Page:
When we think of gentrification and displacement, we typically envision a hipster – young, professional, and probably white – in the Mission District or Brooklyn at the peak of the real estate boom. But this archetype, while not inaccurate, is just the tip of the iceberg.
Displacement, which is distinct from … More >
For environmental and economic reasons, we want jobs and people to move back to our cities. People living in cities pollute less because they don’t drive as much and tend to live in smaller homes. Economically, they can save a lot of money on transportation and energy costs, while thriving … More >
Walking is a sufficiently novel idea to be the subject of newspaper stories — as if our ancestors hadn’t been doing it since long before Homo sapiens evolved. Anyway, walking is the hot new thing in D.C., according to the Washington Post:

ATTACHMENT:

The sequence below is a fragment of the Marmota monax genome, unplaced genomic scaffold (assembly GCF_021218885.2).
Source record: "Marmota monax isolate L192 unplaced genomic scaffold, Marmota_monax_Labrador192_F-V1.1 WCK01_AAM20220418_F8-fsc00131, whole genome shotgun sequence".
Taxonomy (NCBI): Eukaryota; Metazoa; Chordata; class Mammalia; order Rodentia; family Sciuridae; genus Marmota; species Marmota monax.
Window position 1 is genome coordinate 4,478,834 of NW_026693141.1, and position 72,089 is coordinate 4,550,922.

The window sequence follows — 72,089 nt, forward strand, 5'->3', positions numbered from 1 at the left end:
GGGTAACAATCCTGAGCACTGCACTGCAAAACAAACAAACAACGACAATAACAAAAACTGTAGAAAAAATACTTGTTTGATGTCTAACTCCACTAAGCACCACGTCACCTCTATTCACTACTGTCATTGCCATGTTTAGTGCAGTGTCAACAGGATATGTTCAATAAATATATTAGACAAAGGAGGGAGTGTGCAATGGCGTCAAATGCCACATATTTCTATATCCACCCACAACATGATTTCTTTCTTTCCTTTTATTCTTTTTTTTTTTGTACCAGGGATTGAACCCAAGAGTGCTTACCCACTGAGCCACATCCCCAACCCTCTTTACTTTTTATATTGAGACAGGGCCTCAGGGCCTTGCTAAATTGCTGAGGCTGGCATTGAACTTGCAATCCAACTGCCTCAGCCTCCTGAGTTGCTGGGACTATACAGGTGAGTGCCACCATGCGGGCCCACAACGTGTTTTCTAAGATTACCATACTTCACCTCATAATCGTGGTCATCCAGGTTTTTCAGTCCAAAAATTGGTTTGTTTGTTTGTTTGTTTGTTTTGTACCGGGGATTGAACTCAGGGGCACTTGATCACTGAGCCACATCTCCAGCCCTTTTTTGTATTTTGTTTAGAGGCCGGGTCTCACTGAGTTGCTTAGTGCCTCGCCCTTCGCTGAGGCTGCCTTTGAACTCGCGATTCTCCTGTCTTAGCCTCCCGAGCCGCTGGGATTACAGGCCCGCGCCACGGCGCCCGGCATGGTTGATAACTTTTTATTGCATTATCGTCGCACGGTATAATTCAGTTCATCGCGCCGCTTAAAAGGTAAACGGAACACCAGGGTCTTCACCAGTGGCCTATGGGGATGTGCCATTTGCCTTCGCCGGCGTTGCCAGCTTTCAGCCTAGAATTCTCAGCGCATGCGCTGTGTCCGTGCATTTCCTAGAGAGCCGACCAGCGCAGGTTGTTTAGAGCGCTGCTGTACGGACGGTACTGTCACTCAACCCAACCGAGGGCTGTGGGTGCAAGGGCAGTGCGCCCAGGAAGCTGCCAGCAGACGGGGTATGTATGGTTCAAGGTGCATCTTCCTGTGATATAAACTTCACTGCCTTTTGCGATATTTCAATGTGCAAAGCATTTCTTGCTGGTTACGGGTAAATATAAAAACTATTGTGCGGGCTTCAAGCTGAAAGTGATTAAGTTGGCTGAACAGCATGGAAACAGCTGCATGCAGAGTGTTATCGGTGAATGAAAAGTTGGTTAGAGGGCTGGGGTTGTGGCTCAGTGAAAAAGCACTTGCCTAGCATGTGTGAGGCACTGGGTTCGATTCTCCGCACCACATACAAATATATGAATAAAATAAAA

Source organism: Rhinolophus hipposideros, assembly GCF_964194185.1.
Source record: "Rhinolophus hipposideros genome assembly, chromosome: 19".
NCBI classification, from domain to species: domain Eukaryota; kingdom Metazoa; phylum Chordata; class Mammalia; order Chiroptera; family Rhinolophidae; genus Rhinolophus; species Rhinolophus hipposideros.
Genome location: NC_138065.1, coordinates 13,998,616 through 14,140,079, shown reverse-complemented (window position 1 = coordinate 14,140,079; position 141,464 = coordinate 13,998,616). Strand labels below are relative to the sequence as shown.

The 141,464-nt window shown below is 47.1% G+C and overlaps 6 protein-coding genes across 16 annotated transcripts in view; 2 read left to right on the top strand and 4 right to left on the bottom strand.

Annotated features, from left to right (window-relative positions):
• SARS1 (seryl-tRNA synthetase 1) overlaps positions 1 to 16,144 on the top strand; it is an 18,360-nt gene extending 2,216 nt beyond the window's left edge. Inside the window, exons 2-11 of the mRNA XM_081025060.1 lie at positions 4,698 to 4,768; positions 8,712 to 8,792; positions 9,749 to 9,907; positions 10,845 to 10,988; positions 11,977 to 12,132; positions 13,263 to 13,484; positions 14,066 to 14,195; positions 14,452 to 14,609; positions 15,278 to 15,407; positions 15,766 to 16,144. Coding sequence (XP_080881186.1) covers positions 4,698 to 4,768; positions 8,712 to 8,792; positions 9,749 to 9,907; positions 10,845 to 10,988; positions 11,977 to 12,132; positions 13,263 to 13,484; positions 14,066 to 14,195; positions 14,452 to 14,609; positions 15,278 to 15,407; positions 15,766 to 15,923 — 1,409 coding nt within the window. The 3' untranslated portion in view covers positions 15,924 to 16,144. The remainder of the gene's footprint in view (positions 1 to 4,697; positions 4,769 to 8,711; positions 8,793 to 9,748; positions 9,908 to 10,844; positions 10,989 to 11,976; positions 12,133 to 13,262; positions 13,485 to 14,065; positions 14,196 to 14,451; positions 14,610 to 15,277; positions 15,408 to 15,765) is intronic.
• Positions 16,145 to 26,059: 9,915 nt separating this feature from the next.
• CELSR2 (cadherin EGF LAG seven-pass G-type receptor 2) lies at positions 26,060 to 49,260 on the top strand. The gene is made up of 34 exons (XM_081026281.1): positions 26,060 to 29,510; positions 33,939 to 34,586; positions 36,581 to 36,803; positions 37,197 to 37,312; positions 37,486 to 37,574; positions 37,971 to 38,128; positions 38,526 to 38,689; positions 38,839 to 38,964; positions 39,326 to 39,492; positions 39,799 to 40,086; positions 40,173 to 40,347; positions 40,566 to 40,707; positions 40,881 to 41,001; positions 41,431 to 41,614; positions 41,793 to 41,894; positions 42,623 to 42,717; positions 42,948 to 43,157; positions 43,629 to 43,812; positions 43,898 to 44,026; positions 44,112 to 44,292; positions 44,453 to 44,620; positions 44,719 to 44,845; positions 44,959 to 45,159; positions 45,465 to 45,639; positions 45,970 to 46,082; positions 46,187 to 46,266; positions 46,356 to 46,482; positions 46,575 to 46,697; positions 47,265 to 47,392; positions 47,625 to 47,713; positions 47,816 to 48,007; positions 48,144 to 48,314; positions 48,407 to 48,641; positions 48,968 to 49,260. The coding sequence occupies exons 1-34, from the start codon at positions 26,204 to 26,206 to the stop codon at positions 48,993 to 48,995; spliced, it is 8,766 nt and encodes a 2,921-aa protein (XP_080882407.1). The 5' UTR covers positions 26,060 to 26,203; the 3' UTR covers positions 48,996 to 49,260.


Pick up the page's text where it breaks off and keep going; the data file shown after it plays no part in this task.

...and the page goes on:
“Walkable” is a feature sparking sales and energizing future … More >
Michael Lewis’s Moneyball was more than a book about how the small-market Oakland Athletics employed unconventional, statistics-based methods to beat bigger-money teams in the game of baseball. The genius of the book — and I’m probably biased here as a lifelong Oakland A’s fan — was its ability to expose … More >
The Economist published an article last month on the competition to build a $300 house intended to improve the lives of slum dwellers. The article came from a blog post in the Harvard Business Review by Vijay Govindarajan, of Dartmouth College’s Tuck School of Business, and Christian Sarkar, a marketing consultant, who … More >